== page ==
Daily Management Review

Google, Facebook, Amazon and Apple asked to turn over internal documents


Google, Facebook, Amazon and Apple asked to turn over internal documents
United States lawmakers now want to get hold of internal documents from from Google, Facebook, Amazon and Apple as a part of the US government’s investigations into big tech companies.
The leaders of the House judiciary committee, and its subcommittee on antitrust, sent out letters seeking the same to the four companies on Friday. The committees are engaged in conducting a sweeping antitrust probe against the companies and the impact on competition and consumers.
The request letters were sent to a host of executives of the companies which includes the likes of Amazon founder Jeff Bezos, Apple chief executive Tim Cook, Facebook co-founder Mark Zuckerberg, and Google’s Larry Page, Sergey Brin, and Eric Schmidt.
“The open internet has delivered enormous benefits to Americans, including a surge of economic opportunity, massive investment, and new pathways for education online. But there is growing evidence that a handful of corporations have come to capture an outsized share of online commerce and communications,” said Committee chairman Jerrold Nadler, a Democrat.
 A rare example of bipartisan cooperation is represented by the investigation.
“This information is key in helping determine whether anticompetitive behavior is occurring, whether our antitrust enforcement agencies should investigate specific issues and whether or not our antitrust laws need improvement to better promote competition in the digital markets,” said Doug Collins, the senior Republican on the House committee.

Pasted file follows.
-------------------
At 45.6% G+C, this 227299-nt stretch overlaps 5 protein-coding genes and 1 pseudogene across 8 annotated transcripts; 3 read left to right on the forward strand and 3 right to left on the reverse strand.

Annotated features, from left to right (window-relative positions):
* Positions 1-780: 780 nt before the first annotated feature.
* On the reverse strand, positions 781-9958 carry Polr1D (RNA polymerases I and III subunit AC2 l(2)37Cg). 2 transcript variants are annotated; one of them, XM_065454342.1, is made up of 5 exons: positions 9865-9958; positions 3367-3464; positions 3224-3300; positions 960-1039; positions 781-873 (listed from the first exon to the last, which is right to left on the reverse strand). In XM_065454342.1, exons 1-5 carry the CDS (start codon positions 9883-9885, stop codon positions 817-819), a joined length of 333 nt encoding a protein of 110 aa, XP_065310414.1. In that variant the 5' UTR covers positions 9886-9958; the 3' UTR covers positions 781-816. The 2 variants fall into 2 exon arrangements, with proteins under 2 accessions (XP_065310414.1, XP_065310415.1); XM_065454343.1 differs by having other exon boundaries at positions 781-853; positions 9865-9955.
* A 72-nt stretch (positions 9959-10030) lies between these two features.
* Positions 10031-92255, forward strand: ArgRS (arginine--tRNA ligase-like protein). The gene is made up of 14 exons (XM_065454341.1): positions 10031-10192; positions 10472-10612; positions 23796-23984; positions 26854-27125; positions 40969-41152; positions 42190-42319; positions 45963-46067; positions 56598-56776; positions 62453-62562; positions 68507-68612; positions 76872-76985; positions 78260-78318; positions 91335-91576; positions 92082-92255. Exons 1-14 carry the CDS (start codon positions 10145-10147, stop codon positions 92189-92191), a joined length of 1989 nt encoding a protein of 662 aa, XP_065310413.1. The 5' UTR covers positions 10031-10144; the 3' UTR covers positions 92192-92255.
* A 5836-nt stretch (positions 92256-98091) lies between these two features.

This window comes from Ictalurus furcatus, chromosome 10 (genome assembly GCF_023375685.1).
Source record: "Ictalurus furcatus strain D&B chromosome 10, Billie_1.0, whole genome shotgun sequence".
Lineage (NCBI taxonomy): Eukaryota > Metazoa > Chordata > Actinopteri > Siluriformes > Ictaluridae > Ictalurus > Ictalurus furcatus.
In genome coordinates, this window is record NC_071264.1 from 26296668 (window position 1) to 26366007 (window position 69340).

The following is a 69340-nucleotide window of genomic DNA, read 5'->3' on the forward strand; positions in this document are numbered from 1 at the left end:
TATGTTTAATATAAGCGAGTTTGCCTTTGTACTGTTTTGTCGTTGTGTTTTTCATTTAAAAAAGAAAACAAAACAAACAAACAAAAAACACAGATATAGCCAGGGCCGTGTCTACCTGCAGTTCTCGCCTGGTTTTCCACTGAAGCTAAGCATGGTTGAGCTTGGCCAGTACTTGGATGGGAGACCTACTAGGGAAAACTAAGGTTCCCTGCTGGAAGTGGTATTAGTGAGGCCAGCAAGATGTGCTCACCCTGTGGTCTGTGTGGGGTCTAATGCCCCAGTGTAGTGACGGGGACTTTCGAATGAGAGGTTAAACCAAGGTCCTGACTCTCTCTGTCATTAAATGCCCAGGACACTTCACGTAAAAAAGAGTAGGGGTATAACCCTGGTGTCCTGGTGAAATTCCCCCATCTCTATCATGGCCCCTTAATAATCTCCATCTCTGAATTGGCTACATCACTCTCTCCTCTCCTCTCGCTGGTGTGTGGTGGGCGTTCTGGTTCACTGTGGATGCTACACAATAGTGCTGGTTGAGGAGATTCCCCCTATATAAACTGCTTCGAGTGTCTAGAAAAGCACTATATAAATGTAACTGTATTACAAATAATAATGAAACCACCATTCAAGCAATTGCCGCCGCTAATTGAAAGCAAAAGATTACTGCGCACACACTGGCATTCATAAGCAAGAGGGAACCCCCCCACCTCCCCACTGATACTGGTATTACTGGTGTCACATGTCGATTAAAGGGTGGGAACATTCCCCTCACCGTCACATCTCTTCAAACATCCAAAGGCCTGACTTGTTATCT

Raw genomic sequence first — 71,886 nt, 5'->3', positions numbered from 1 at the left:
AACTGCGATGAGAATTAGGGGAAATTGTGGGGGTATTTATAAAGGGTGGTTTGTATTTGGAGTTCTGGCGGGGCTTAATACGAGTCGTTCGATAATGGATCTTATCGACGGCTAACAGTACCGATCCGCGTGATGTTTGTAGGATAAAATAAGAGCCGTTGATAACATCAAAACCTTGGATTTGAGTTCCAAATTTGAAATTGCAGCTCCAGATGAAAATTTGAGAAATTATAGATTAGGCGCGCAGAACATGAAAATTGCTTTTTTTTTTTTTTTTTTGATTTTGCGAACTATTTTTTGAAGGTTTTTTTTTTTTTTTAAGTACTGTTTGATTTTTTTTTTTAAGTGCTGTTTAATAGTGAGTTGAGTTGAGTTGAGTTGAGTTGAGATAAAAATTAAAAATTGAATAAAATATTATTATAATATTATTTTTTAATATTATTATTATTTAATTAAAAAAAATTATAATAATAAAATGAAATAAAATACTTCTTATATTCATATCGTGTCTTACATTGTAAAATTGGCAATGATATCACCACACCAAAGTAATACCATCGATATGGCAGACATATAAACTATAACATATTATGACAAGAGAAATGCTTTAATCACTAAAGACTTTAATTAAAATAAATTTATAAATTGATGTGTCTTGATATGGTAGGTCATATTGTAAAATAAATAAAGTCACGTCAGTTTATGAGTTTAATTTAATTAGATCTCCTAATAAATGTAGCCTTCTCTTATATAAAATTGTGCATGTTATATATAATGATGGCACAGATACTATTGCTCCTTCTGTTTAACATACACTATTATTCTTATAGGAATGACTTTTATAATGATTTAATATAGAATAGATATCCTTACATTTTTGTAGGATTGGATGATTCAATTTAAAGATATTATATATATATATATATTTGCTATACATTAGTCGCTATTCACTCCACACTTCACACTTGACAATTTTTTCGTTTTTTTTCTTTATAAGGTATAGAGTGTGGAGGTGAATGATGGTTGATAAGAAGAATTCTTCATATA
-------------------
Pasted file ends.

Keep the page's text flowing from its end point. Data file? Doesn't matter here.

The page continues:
According to industry experts, in case the four companies do furnish the internal documents sought, it is likely that release of potentially embarrassing internal documents would happen and would result in high-profile public hearings concerning some of the most well known names in the tech industry.
The documents asked for by the lawmakers pertains to information regarding the ways that the tech companies have build up their businesses, how the search results are shaped and presented to the consumers and the manner in which other companies interact with the services offered by the companies.
They will cooperate completely with the congressional investigation, the companies have said. A deadline of October 14 has fixed for the companies to provide the documents to the lawmakers.
According to Nadler, obtaining the internal documents are important for the lawmakers because those will help the committee understand “whether they are using their market power in ways that have harmed consumers and competition.”
A probe into the activities and business policies followed by the companies is also being conducted by the United States justice department and the Federal Trade Commission (FTC). This latest measure by the US Federal Government comes after a large number of privacy and antitrust investigations into Facebook and Google were launched by various US states.

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